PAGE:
Thursday, March 17, 2016
Dumont confidentially pays $140,000 to resolve family's excessive force claims.
Updated: March 20, 2016
On February 27, 2016, the Borough of Dumont (Bergen County) agreed to pay $140,000 to four members of a Trinidadian family who claimed that Dumont police falsely arrested, maliciously prosecuted and applied excessive force against them.
In their lawsuit, parents Bindhyana and Anjanie Persad and two of the their sons, Chonan and Rovin Persad, claimed that two Dumont police officers and a police sergeant escalated a June 23, 2012 routine motor vehicle stop into a "riot" that resulted in the arrest of four family members with one of them being pepper-sprayed and another son, Rovie, who is not a party to the lawsuit, being pepper-sprayed and choked.
According to the complaint, Rovie was the driver of a vehicle in which his brother Chonan and two others were passengers. As the car pulled into the driveway of the Persad family's Dumont home, Dumont Officer Steven Quintano stopped the vehicle and accused Rovie of driving under the influence of alcohol. Rovie said that he passed all the field sobriety tests that Quintano and fellow officer Brian Joyce had him do and then, "tired of harassment" he "started to walked towards his house to speak to his father."
At this point, Quintano and Joyce allegedly jumped Rovie and put him in a headlock and began choking him. Chonan then exited the vehicle and started taking photographs which led to him being placed in handcuffs and being accused of assaulting a police officer. Sergeant James Flaherty then arrived and allegedly "joined in [Quintano's and Joyce's] assault" on Rovie and Chonan.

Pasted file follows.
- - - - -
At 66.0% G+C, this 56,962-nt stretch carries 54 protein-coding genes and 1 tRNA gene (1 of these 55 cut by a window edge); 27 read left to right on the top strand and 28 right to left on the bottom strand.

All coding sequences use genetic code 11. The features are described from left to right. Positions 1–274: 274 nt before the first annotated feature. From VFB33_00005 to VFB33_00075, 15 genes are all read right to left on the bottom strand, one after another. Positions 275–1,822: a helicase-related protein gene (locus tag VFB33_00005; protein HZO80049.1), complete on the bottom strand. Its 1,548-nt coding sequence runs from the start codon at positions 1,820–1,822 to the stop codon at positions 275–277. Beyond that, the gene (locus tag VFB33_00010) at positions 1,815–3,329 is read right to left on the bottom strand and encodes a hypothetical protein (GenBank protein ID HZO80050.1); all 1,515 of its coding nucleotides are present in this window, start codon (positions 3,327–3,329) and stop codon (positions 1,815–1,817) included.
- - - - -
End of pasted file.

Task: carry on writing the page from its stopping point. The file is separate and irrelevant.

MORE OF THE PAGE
The mother, Anjanie Persad, was allegedly pepper-sprayed while she was inside her home after she allegedly refused Quintano's order to close the door and stay inside. Rovie claims also to have been pepper-sprayed.
Rovie and Chonan said that they were held at the Bergen County Jail for about twelve hours. Chonan reportedly received 3rd degree aggravated assault and 4th degree threatening and obstruction charges. Rovin, who was inside the house with his parents Bindhyana and Anjanie, said that they were charged by Officer Joyce five days later with Obstruction of Justice.
According to the lawsuit, the Bergen County Prosecutor dismissed all charges against the family except that Rovie pleaded guilty to a disorderly persons offense.
The case is captioned Persad v. Borough of Dumont, et al, Federal Case No. 2:13-cv-02944 and the Persads' attorney was Diego F. Navas of Newark. Case documents are on-line here.
The settlement agreement contains a confidentiality clause, which prevents the parties to the suit from publicly disclosing the settlement terms. Fortunately, however, these confidentiality clauses do not trump the public's right to obtain copies of settlement agreements that arise out of lawsuits in which a government agency or official is a defendant.
None of the Persads' allegations have been proven or disproven in court. Settlement agreements typically state that payment does not constitute an admission of wrongdoing by any of the defendants. All that is known for sure is that Dumont or its insurer, for whatever reason, decided that it would rather pay the Persads $140,000 than take the matter to trial. Perhaps the defendants' decision was done to save further legal expense and the costs of trying what were in fact exaggerated or meritless claims. Or, perhaps the claims were true and the defendants wanted to avoid being embarrassed at trial. This is the problem when cases resolve before trial--it is impossible to know the truth of what really happened.